How to Avoid Being Victimized by Shady Clients

Last Updated on by Michael Brockbank

For the most part, clients simply want good quality work for the amount of money they pay. Unfortunately, there are some out there in the world who purposely prey on freelancers to get even more. I’ve dealt with a few bad apples in my day, and shady clients are part of why so many people are struggling. So, what can you do to avoid being a victim?

Dealing with Shady Clients

The term, “bad apples,” is an understatement for a couple of people I’ve dealt with in the past. One went so far as to completely ruin part of my life under the guise of “helping.” Long story.

Part of any business is to try to get as much of a deal as possible. You can’t blame certain clients for trying to squeeze out everything they can, especially if they don’t have a lot of money to begin with. However, you need to be able to recognize when someone is purposely trying to screw you.

Always Have Plan “B”

Working OnlineOne of the most important lessons I learned from one particular client is to always have a backup plan. Some people will go out of their way to take advantage of others who are desperate. These shady clients know they can pay just about anything and get away with it because you need the money.

At first, you may even defend the shady client because you feel like you’re being helped. A lifeline, even if it’s made out of lead, can still feel like a lifeline.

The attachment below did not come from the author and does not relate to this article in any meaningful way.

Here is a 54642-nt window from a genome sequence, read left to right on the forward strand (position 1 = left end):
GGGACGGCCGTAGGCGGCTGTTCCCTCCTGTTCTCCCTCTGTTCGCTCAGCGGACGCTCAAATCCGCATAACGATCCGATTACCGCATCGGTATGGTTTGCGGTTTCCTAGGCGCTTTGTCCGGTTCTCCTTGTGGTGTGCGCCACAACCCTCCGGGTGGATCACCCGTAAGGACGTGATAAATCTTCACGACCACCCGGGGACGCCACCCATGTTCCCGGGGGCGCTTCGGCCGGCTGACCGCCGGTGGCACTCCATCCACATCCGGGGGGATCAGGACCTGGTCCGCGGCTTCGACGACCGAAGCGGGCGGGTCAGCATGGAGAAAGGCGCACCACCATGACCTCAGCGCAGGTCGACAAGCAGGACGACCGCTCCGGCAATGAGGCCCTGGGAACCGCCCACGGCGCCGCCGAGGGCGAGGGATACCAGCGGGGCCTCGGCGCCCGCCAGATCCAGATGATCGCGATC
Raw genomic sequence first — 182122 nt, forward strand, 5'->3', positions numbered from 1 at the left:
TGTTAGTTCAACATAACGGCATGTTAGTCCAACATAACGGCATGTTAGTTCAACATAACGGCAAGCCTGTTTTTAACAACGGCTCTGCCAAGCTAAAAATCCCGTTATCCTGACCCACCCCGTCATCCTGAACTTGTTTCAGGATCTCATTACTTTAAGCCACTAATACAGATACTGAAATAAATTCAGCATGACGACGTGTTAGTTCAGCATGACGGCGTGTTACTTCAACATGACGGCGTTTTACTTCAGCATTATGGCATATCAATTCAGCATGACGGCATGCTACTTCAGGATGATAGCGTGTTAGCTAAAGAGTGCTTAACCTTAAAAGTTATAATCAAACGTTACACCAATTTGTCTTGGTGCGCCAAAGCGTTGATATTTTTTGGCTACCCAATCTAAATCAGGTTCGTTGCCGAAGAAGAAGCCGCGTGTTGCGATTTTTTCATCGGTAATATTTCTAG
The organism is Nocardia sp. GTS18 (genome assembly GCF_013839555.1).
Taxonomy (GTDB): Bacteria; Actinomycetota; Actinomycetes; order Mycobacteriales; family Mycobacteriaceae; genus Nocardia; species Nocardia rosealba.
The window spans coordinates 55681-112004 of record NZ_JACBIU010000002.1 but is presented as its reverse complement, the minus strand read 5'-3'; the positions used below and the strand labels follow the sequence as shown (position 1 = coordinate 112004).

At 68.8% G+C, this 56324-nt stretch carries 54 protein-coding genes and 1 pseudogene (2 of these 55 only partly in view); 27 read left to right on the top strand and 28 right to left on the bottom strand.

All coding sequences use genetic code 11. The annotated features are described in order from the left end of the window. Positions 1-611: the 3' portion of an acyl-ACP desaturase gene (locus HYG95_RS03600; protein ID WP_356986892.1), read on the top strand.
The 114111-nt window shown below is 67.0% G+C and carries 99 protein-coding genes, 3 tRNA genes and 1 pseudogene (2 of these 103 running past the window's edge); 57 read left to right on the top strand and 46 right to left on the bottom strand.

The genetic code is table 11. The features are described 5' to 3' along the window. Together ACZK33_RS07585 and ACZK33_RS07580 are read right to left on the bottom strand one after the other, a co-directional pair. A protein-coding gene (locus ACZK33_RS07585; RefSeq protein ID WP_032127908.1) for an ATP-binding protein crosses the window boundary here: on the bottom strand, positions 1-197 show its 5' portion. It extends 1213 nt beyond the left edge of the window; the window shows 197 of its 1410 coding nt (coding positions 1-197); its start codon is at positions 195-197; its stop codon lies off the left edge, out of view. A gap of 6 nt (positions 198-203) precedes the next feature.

In some instances, the client may put you in positions where it makes it almost impossible to find a better opportunity elsewhere. Unfortunately, it’s easy to get caught up in a web of indentured servitude.

The moment you have a valid backup plan, you’ll find it much easier to deal with shady clients. It’s like untying the noose that’s around your neck. You’ll put up with less and have a swell of confidence knowing you don’t need that particular client to help pay your bills.

Get Everything in Writing

One problem I had in the past was essentially giving away work to satisfy a client. Sometimes networking and giving away free labor is better than actual pay…especially if the client can help open other opportunities. Unfortunately, shady clients will capitalize on this practice as much as possible.

Verbal agreements are incredibly difficult to prove in a court of law. You’ll come across things like, “I didn’t say that,” or maybe, “You misunderstood what I meant.” I heard these two phrases quite often. In fact, the client also blamed medication in many, many instances.

Always have pen and paper ready. I know, it sounds a little too 20th century. However, a signed document can save your ass in the long run. This is especially true if your shady client has a history of court appearances.

This is why I prefer to work with larger corporations. My current web hosting retainer went the whole nine yards with a contract. I’ve never felt more comfortable working for any other client.

Realize Your Worth

An item is worth only as much as someone is willing to pay. This was a common theme when explaining to clients why certain items don’t sell well on sites like eBay. Keep in mind, this was before 2010 when eBay was a much bigger business practice.